Do you have a Self-managed Superannuation Fund (SMSF)?  Or are you thinking of setting one up?  If either of these apply to you, you should read on to find out more about the common mistakes Trustees of self-managed superannuation funds make and how they can be avoided.

Loans to members

This is the most common breach reported by auditors to the ATO each year. 

Members (and their relatives) are prohibited from borrowing funds from their SMSF, including short term loans.  Doing so will result in a breach of the Superannuation rules for which penalties can apply.

Use of SMSF assets by members or associates

Assets acquired by an SMSF are not to be used by members or their associates.

The most common error made by trustees is in relation to residential property.

Members and their associates are not permitted to live in residential property held by the super fund, even if the rent is paid at market value.  A related party can however rent a commercial property owned by the Fund provided all dealings are at arm’s length.

Incorrect market value for assets

It is essential that assets are valued at market value – especially once the Fund is in pension phase, as the market value of the assets affects the minimum pension requirements for the following year.

Not keeping accurate records or not keeping them for long enough

Trustees are required by law to keep proper and accurate records for a minimum of 5 years.  More permanent documentation (i.e. Trust Deeds) should be kept indefinitely.

Assets not in line with the fund’s investment strategy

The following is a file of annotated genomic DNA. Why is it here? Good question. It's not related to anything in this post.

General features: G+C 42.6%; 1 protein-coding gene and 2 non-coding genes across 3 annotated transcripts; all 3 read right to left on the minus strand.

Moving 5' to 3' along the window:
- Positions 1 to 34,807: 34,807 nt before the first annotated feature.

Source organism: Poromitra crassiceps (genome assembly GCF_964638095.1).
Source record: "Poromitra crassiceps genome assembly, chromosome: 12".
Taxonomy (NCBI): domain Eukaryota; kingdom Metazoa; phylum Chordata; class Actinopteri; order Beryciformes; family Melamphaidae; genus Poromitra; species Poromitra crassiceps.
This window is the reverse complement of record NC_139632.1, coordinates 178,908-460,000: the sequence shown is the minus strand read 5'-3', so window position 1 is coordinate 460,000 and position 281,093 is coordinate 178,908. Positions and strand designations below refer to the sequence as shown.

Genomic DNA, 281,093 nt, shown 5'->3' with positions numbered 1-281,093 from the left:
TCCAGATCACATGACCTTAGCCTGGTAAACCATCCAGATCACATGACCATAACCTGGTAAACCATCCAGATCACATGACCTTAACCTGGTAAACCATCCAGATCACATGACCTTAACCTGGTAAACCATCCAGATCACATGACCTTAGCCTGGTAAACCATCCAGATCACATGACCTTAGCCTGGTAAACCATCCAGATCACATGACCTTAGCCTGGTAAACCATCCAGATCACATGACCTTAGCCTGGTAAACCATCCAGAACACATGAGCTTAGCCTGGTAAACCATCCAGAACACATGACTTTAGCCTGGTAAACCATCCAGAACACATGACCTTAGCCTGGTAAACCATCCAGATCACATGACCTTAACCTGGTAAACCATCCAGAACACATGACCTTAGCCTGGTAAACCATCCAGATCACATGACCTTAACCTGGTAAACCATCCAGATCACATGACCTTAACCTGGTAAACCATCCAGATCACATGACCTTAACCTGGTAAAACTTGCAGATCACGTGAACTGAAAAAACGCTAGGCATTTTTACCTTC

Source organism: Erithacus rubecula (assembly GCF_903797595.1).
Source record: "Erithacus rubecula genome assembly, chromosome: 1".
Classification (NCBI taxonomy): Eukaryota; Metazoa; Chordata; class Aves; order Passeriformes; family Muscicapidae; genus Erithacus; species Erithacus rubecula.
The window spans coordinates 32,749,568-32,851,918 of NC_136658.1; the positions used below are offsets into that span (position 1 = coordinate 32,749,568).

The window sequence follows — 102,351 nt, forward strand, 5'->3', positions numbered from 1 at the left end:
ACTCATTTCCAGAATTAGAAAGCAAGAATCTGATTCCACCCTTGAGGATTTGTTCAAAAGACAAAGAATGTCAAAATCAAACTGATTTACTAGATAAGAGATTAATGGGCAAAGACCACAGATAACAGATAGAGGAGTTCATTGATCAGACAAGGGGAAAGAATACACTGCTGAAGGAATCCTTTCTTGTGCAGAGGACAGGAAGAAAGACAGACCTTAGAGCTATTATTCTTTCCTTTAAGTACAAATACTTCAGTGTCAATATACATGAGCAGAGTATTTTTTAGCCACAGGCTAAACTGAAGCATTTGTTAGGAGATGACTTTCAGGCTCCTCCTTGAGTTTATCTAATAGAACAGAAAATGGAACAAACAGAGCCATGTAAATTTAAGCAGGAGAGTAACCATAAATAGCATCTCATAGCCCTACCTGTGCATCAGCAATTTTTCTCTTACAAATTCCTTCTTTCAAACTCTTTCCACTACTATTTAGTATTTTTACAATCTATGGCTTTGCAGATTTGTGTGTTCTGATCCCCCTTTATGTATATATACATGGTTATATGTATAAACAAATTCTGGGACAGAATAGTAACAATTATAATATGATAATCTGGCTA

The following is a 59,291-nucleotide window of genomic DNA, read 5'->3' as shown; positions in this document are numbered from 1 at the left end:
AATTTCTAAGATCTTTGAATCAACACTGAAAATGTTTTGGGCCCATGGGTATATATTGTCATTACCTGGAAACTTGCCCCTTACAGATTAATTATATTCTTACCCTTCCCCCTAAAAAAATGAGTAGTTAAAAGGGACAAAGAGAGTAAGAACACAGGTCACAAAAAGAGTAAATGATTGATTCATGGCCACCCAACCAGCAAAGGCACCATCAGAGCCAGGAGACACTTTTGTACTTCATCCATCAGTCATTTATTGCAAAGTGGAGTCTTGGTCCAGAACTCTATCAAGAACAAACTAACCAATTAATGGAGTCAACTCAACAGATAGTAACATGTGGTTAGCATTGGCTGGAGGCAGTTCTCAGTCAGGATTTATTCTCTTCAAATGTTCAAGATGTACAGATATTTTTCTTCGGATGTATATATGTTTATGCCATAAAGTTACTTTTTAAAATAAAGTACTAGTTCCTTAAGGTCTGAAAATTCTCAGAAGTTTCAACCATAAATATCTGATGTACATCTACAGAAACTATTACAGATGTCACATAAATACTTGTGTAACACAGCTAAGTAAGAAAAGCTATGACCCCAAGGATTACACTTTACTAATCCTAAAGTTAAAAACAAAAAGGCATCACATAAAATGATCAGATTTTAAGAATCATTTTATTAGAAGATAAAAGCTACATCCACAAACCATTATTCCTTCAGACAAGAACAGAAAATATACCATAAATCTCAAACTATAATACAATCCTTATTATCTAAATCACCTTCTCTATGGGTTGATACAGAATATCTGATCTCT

The investment decisions made by the fund must be in accordance with an investment strategy.  The investment strategy should be reviewed regularly to ensure the fund’s investments are in line with the strategy and updated at any point where the fund’s investments fall outside those specified in the strategy.

Assets set up in the wrong name

All assets of the fund are required to be in the name of the fund.  Bank accounts, shares and life insurance policies are some of the assets most commonly set up with the incorrect holding name. 

Where an asset is not held in the name of the fund, the trustees should rectify this as soon as possible.

Out of date trust deed

Trustees are required to ensure the fund trust deed remains up to date and makes provisions for any changes in legislation.  Due to the ever-changing nature of the superannuation laws, the deed should be reviewed and upgraded where major changes happen in legislation or within the fund (i.e. a member commencing a pension)

If you are unsure if any of the above apply to you or your SMSF, contact your PJT advisor to discuss further.